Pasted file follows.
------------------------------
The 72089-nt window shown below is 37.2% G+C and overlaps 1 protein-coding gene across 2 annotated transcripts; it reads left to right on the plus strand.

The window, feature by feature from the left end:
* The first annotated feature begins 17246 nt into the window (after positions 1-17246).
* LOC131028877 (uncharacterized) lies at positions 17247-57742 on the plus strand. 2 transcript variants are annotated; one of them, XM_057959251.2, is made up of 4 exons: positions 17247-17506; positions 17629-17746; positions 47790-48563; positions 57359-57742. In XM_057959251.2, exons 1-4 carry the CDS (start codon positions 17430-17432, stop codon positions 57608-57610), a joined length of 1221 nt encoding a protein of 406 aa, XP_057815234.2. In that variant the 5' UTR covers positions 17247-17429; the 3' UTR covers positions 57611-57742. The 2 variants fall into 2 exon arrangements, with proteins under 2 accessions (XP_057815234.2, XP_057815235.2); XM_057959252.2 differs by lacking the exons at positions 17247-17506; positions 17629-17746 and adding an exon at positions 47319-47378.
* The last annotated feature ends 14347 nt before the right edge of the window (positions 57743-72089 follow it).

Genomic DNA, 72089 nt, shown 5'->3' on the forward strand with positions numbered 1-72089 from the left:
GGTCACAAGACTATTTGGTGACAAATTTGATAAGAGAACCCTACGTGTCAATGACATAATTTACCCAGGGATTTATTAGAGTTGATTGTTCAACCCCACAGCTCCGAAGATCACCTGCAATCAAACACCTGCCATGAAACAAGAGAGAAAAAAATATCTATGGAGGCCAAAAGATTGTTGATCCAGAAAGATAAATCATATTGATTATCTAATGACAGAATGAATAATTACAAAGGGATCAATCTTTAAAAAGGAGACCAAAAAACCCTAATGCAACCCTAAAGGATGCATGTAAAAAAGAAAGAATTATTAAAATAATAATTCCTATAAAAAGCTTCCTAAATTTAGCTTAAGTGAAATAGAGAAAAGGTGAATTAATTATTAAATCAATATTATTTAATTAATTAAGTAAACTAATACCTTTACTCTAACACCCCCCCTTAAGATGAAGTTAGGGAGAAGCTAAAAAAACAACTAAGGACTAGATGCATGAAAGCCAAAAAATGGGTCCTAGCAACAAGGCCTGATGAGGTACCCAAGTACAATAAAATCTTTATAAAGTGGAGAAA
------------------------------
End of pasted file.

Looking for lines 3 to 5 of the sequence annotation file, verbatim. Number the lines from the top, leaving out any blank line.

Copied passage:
* The first annotated feature begins 17246 nt into the window (after positions 1-17246).
* LOC131028877 (uncharacterized) lies at positions 17247-57742 on the plus strand. 2 transcript variants are annotated; one of them, XM_057959251.2, is made up of 4 exons: positions 17247-17506; positions 17629-17746; positions 47790-48563; positions 57359-57742. In XM_057959251.2, exons 1-4 carry the CDS (start codon positions 17430-17432, stop codon positions 57608-57610), a joined length of 1221 nt encoding a protein of 406 aa, XP_057815234.2. In that variant the 5' UTR covers positions 17247-17429; the 3' UTR covers positions 57611-57742. The 2 variants fall into 2 exon arrangements, with proteins under 2 accessions (XP_057815234.2, XP_057815235.2); XM_057959252.2 differs by lacking the exons at positions 17247-17506; positions 17629-17746 and adding an exon at positions 47319-47378.
* The last annotated feature ends 14347 nt before the right edge of the window (positions 57743-72089 follow it).